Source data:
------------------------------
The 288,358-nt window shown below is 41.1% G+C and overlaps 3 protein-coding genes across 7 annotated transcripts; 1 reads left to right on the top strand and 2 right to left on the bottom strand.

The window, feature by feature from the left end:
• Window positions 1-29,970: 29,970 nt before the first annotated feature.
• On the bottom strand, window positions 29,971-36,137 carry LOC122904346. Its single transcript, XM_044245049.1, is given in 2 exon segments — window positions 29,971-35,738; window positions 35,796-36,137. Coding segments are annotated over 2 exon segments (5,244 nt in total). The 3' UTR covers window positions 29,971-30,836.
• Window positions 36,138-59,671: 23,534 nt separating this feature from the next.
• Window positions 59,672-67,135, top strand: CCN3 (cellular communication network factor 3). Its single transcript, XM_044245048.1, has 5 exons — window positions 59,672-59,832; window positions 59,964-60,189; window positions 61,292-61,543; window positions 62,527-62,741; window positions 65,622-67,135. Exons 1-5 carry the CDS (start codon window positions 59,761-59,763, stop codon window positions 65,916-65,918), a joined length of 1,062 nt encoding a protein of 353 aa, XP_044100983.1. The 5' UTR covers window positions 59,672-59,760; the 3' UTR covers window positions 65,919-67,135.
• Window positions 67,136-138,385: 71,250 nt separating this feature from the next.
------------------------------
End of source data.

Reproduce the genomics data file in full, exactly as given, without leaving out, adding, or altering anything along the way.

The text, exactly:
The 288,358-nt window shown below is 41.1% G+C and overlaps 3 protein-coding genes across 7 annotated transcripts; 1 reads left to right on the top strand and 2 right to left on the bottom strand.

The window, feature by feature from the left end:
• Window positions 1-29,970: 29,970 nt before the first annotated feature.
• On the bottom strand, window positions 29,971-36,137 carry LOC122904346. Its single transcript, XM_044245049.1, is given in 2 exon segments — window positions 29,971-35,738; window positions 35,796-36,137. Coding segments are annotated over 2 exon segments (5,244 nt in total). The 3' UTR covers window positions 29,971-30,836.
• Window positions 36,138-59,671: 23,534 nt separating this feature from the next.
• Window positions 59,672-67,135, top strand: CCN3 (cellular communication network factor 3). Its single transcript, XM_044245048.1, has 5 exons — window positions 59,672-59,832; window positions 59,964-60,189; window positions 61,292-61,543; window positions 62,527-62,741; window positions 65,622-67,135. Exons 1-5 carry the CDS (start codon window positions 59,761-59,763, stop codon window positions 65,916-65,918), a joined length of 1,062 nt encoding a protein of 353 aa, XP_044100983.1. The 5' UTR covers window positions 59,672-59,760; the 3' UTR covers window positions 65,919-67,135.
• Window positions 67,136-138,385: 71,250 nt separating this feature from the next.